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'Jackie and Me' playwright talks about using baseball to talk about culture

This article first appeared in the St. Louis Beacon, Jan. 16, 2013 - Spring training is weeks away but one ex-Cardinal is already getting some play in St. Louis.

During his one year with the Cards in 1963, Negro Leaguer George “Daddy Long Legs” Altman hit nine home runs. This weekend, he returns to the home of the Cardinals to talk with audiences of Metro Theater Company’s “Jackie and Me” at the Edison Theatre, along with Negro League legend Jim Proctor and League historian Gary Crawford.

“Jackie and Me” is the story of white, 12-year-old Joey Stoshack, who time-travels back to 1947, using a baseball card as a passport. He discovers he’s now black and witnesses Jackie Robinson’s signing with the Brooklyn Dodgers in the office of baseball executive Branch Rickey.

As the nation’s first black Major League Baseball player, Robinson is well-known for paving the way for players like Altman and Proctor. Less recognized is the abundance of cruel prejudice Robinson quietly endured as he blazed the trail.

Black like him

Playwright Steven Dietz, of the University of Texas in Austin, adapted the Dan Gutman young-adult novel of the same name to the stage.

"'Jackie and Me,'" Dietz says, "is part of a series, and I had already turned another book, 'Honus and Me' into a play. Dan saw that play and afterward, he was kind enough to say, 'I hope you’ll adapt one of the other books.'"

“Jackie and Me” was particularly appealing to Dietz because Jackie Robinson had long been a hero, not only to him, but to his kids, who were 5 and 6 at the time.

One of the challenges he faced in adapting the book to a play involved Joey's transition from white to black.

"[We make] no change whatsoever in the actor. Instead, we have him see what it’s like to be teated as a black boy in 1947. He goes to a whites-only drinking fountain and he sees the way people look at him and shun him," Dietz says.

The book, he notes, relies purely on description, but the reactive racial switch in the play added what he calls a "powerful element."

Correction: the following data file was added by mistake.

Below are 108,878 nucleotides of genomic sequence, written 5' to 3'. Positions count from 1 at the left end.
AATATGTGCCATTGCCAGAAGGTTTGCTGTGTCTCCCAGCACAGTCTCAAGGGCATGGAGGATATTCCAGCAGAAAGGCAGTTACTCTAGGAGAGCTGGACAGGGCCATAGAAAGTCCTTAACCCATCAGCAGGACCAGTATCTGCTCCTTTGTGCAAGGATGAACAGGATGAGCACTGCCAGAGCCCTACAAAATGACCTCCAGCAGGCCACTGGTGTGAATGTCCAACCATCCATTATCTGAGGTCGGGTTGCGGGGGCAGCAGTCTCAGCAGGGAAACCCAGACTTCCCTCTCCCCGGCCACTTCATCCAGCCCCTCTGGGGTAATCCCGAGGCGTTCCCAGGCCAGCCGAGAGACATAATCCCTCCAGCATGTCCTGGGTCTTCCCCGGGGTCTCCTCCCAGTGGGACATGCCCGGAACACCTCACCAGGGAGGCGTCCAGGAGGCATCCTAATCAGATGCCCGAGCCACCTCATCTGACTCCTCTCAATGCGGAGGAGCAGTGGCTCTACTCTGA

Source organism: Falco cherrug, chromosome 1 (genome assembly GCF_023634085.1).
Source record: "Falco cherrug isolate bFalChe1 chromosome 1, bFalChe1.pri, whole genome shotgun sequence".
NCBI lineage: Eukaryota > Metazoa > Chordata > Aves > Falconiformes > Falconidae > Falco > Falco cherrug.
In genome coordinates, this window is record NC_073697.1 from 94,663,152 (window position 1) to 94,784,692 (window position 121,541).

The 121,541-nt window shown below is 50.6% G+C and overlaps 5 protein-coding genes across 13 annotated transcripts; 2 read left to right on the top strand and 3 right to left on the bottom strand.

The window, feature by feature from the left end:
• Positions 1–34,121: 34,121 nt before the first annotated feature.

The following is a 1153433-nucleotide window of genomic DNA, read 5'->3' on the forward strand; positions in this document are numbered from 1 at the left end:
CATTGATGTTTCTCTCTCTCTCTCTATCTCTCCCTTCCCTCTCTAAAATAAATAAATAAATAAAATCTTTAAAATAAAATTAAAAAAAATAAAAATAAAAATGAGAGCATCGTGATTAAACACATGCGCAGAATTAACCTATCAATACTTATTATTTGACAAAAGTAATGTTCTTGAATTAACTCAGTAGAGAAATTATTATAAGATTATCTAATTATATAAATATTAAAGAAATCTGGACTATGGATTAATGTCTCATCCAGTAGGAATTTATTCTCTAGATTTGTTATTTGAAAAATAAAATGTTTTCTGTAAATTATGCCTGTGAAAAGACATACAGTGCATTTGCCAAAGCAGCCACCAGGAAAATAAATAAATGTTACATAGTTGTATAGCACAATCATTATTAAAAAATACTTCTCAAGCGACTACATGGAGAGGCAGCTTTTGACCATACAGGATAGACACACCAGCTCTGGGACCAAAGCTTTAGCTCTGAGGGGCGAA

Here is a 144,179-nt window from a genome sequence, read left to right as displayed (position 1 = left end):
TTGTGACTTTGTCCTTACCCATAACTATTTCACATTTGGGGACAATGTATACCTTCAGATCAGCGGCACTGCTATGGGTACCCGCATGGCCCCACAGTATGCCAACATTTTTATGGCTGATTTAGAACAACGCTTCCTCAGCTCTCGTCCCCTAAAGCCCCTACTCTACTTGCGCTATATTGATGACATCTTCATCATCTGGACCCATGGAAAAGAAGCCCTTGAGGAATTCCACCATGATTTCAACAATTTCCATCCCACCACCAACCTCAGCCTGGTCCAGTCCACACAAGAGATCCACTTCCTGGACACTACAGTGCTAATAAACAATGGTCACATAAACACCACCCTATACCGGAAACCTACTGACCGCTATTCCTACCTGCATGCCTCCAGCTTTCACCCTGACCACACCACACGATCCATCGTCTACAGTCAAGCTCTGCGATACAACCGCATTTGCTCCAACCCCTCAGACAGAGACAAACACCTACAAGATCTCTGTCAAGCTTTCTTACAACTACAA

"As this young boy looks in the mirror and sees that he’s different, he’s able to say to the audience, 'I always thought that if I were a different color, I would feel different -- but I still feel just like me.'"

As Joey experiences discrimination first-hand, he also sees the blatant racism in how other ballplayers treat Robinson, including name-calling, shunning and ignoring.

"This is all historically accurate, the things that Jackie Robinson endured, like being shouted at from the stands," Dietz says. "And there’s a scene where Joey sees hundreds of letters that Robinson received, threatening to kill him, threatening to kill his wife, his child."

The actor who plays Joey is a young man, not a child. While Dietz says that some productions have used a child in this role, it's a demanding performance that was written to be played by professional actors. In the Metro Theater production, "the actor is a youthful young man but he doesn't act like a little kid; he just tries to capture that spirit of youth," he says.

"Jackie and Me" is not the story of a prejudiced boy who learns a lesson. But it does make Joey -- and the audience -- aware that "racism isn’t something you solve, it’s something you fight and you try to be aware of."

"It does what school does best and theater does best: it brings the past and even the recent past to life. Hopefully, it will prompt discussions in schools, among students and in families," Dietz says.

The story uses baseball to talk about about societal issues. But fans will also get their fill.

"There’s a lot of baseball in this play, a lot of humor in this play, and a lot of the joy of the game," Dietz says. "In some ways, that’s the delivery system for how we talk about culture, status, class, race and other things that I believe belong in the theater."

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